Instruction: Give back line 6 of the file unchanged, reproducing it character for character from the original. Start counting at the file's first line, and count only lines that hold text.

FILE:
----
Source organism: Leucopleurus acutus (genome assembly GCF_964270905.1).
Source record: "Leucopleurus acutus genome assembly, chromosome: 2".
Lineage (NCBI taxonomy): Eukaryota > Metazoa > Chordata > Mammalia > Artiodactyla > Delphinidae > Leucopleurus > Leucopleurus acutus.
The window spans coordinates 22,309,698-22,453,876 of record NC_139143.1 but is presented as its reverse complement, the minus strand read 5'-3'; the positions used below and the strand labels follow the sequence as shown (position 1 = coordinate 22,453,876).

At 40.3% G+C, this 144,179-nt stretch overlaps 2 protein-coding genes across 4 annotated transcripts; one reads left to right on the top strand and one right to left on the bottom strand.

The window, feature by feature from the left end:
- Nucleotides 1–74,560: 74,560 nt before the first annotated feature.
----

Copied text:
The window, feature by feature from the left end: